Comedy of errors for Ryanair flight

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A Ryanair flight operating from Santiago to Valencia was forced to turn around yesterday after one of its passengers suffered a panic attack in mid-air.

Flight FR7223 got off to a shaky start after leaving the Galician airport at 11.40pm, almost two hours behind schedule. Once in the air, the situation was further complicated when the young passenger, aged between 13 and 15, underwent a panic attack about an hour into the journey.

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The girl was travelling as part of a group of youngsters accompanied by various supervisors, one of whom, together with a doctor travelling with the group, laid her down at the back of the plane in an effort to calm her nerves.

At this point, the Ryanair cabin crew decided to turn the plane around and return to Santiago. Tempers flared among the other travellers, due in main to a lack of communication between the passengers and crew. It is reported that announcements were only given in English.


Speaking to La Voz de Galicia,journalist Cristina Rodriguez said: “None of the crew could speak Spanish, so a passenger had to take up the microphone and translate what the crew was saying.

“They only told us that an incident had taken place and that we had to return to Santiago.

“However, the doctor travelling with the group insisted that the girl was fine to continue the journey.”


Once the flight had landed back at Santiago airport, a doctor immediately boarded the aircraft and confirmed that the girl was fine.  The flight crew, however, insisted that she leave the plane, and she was escorted off by a member of the Guardia Civil.

The flight left Santiago for the second time at 2am. Rodriguez went on to say: “We arrived in Valencia at around 3.30am. We were angry but not because of what happened with the girl. It was because of the lack of respect Ryanair showed us, the lack of communication and how they managed the incident.

“We were waiting a long time in the plane and weren’t even offered water: they wanted to sell it to us. What’s more, there was no danger, no need to turn back. The crew were definitely not up to scratch.”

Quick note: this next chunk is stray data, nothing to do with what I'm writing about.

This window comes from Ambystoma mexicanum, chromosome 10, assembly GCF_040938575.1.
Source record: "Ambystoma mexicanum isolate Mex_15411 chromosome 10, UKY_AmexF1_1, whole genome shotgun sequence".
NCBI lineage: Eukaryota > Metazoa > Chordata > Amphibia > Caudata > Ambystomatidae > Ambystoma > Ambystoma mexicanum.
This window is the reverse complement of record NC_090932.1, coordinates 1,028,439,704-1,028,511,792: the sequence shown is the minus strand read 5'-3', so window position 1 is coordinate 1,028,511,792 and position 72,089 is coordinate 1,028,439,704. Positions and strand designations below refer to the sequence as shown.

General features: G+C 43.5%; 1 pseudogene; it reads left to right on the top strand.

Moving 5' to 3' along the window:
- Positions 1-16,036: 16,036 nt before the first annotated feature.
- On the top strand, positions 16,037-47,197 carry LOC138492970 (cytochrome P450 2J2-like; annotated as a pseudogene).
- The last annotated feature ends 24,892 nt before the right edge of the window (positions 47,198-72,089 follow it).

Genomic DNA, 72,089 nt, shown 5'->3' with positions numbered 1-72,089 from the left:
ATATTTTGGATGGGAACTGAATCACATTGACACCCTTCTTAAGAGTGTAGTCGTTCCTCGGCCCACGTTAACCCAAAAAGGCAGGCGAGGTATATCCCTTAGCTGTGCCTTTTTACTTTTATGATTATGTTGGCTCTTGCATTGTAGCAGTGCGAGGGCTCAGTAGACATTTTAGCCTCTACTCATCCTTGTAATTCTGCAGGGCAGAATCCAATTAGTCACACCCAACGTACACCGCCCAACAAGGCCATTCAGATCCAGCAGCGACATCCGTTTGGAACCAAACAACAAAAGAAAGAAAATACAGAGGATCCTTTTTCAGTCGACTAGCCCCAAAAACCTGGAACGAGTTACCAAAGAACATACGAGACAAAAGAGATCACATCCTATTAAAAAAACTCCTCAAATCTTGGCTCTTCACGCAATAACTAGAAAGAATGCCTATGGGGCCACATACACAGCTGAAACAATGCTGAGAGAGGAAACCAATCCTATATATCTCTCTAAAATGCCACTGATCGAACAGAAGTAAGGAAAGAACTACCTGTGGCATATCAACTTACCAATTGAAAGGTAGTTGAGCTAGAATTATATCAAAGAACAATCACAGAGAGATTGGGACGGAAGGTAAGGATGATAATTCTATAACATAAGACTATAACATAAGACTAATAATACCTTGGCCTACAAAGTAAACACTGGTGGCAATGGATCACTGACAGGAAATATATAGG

7 COMMENTS

  1. a note for Spanish, Italians, and French…Ryanair is an Irish airline, therefore DO NOT expect the crew to speak your language. If you have a problem, learn English

  2. How come ony ONE of the passengers spoke English? I mean… jeez… it’s one of the most widely spoken languages in the world. Whatever happened to learning foreign languages?

  3. Portuguese and Spanish are also two of the most spoken languages in the world, What is the reason for those whose 1º language is english not to learn them and speak them as a foreign language.
    NB: Apart from that, Portugal or Spain are not British colonies so you should learn to speak the local language when you go abroad, as we do when we go to an english speaking country or french or deutch or whatever. Even though Ryanair is an irish airline which on board language is english, when you fly to Portugal the crew including cabin and flight crew should speak in Portuguese. (Not because Portuguese people do not speak english, since the average citizen speaks at least two foreign languages, however in Portugal you are the foreign and for that reason and as a way of being respectful to the local people you should at least try to speak their language. On Board the PA should be made in english and in the language of the country to where you are flying to.

  4. Oh the irony, you complain that the crew should speak spanish because all spanish and Portuguese can speak two languages, well if, according to you, most of those passengers on board would be able to understand English what was the problem?

  5. It would be helpful if people would read the facts. Ryanair was flying between two Spanish cities, therefore surely the assumption would be that most of the passengers would speak Spanish. eg. if Air India flew between Edinburgh and London, you would expect them to speak English!!!!! Malaga, in Southern Spain is the hub airport for Ryanair, surely therefore it would be a required pre-requisite that all staff have basic Spanish language..Correct me if I am wrong, but, isn’t is just courteous, when operating the main part of your business in a foreign country, that your staff speak the language of that country. Sadly, too many Brits think that the whole world should speak English just for them.

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